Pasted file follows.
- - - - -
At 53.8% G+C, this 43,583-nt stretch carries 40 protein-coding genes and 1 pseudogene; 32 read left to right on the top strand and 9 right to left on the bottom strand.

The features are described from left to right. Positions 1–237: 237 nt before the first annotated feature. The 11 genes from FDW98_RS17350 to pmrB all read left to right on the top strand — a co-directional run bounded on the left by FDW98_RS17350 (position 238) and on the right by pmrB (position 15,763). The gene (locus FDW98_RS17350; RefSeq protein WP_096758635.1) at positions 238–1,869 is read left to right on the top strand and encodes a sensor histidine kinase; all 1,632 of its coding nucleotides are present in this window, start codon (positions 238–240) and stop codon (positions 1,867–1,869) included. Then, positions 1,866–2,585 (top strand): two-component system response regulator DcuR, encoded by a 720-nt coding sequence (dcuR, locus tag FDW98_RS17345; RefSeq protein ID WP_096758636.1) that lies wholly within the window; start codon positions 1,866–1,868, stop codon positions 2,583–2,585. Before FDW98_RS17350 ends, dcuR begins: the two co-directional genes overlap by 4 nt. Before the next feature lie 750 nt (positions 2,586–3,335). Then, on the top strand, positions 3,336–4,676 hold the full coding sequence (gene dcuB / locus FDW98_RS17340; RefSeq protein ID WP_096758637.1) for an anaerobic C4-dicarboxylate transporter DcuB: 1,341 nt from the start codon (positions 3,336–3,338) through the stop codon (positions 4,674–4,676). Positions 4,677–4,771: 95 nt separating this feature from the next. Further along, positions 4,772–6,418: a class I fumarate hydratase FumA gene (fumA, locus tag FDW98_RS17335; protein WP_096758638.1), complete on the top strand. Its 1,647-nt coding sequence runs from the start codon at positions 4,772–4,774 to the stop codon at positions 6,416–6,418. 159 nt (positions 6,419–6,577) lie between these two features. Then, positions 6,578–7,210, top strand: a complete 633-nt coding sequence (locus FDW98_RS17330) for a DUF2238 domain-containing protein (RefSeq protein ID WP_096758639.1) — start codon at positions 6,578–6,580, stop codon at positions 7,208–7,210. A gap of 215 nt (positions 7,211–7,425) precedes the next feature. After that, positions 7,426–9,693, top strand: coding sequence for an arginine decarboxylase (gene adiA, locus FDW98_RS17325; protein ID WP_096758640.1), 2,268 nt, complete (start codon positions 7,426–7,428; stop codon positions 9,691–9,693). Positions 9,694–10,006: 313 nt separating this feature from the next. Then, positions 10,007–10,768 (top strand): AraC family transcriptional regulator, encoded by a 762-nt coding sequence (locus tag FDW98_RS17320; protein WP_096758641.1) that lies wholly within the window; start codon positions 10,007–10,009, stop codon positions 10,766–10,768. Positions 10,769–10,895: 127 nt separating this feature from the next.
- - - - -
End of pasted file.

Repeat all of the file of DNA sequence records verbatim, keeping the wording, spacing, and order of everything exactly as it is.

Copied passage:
At 53.8% G+C, this 43,583-nt stretch carries 40 protein-coding genes and 1 pseudogene; 32 read left to right on the top strand and 9 right to left on the bottom strand.

The features are described from left to right. Positions 1–237: 237 nt before the first annotated feature. The 11 genes from FDW98_RS17350 to pmrB all read left to right on the top strand — a co-directional run bounded on the left by FDW98_RS17350 (position 238) and on the right by pmrB (position 15,763). The gene (locus FDW98_RS17350; RefSeq protein WP_096758635.1) at positions 238–1,869 is read left to right on the top strand and encodes a sensor histidine kinase; all 1,632 of its coding nucleotides are present in this window, start codon (positions 238–240) and stop codon (positions 1,867–1,869) included. Then, positions 1,866–2,585 (top strand): two-component system response regulator DcuR, encoded by a 720-nt coding sequence (dcuR, locus tag FDW98_RS17345; RefSeq protein ID WP_096758636.1) that lies wholly within the window; start codon positions 1,866–1,868, stop codon positions 2,583–2,585. Before FDW98_RS17350 ends, dcuR begins: the two co-directional genes overlap by 4 nt. Before the next feature lie 750 nt (positions 2,586–3,335). Then, on the top strand, positions 3,336–4,676 hold the full coding sequence (gene dcuB / locus FDW98_RS17340; RefSeq protein ID WP_096758637.1) for an anaerobic C4-dicarboxylate transporter DcuB: 1,341 nt from the start codon (positions 3,336–3,338) through the stop codon (positions 4,674–4,676). Positions 4,677–4,771: 95 nt separating this feature from the next. Further along, positions 4,772–6,418: a class I fumarate hydratase FumA gene (fumA, locus tag FDW98_RS17335; protein WP_096758638.1), complete on the top strand. Its 1,647-nt coding sequence runs from the start codon at positions 4,772–4,774 to the stop codon at positions 6,416–6,418. 159 nt (positions 6,419–6,577) lie between these two features. Then, positions 6,578–7,210, top strand: a complete 633-nt coding sequence (locus FDW98_RS17330) for a DUF2238 domain-containing protein (RefSeq protein ID WP_096758639.1) — start codon at positions 6,578–6,580, stop codon at positions 7,208–7,210. A gap of 215 nt (positions 7,211–7,425) precedes the next feature. After that, positions 7,426–9,693, top strand: coding sequence for an arginine decarboxylase (gene adiA, locus FDW98_RS17325; protein ID WP_096758640.1), 2,268 nt, complete (start codon positions 7,426–7,428; stop codon positions 9,691–9,693). Positions 9,694–10,006: 313 nt separating this feature from the next. Then, positions 10,007–10,768 (top strand): AraC family transcriptional regulator, encoded by a 762-nt coding sequence (locus tag FDW98_RS17320; protein WP_096758641.1) that lies wholly within the window; start codon positions 10,007–10,009, stop codon positions 10,766–10,768. Positions 10,769–10,895: 127 nt separating this feature from the next.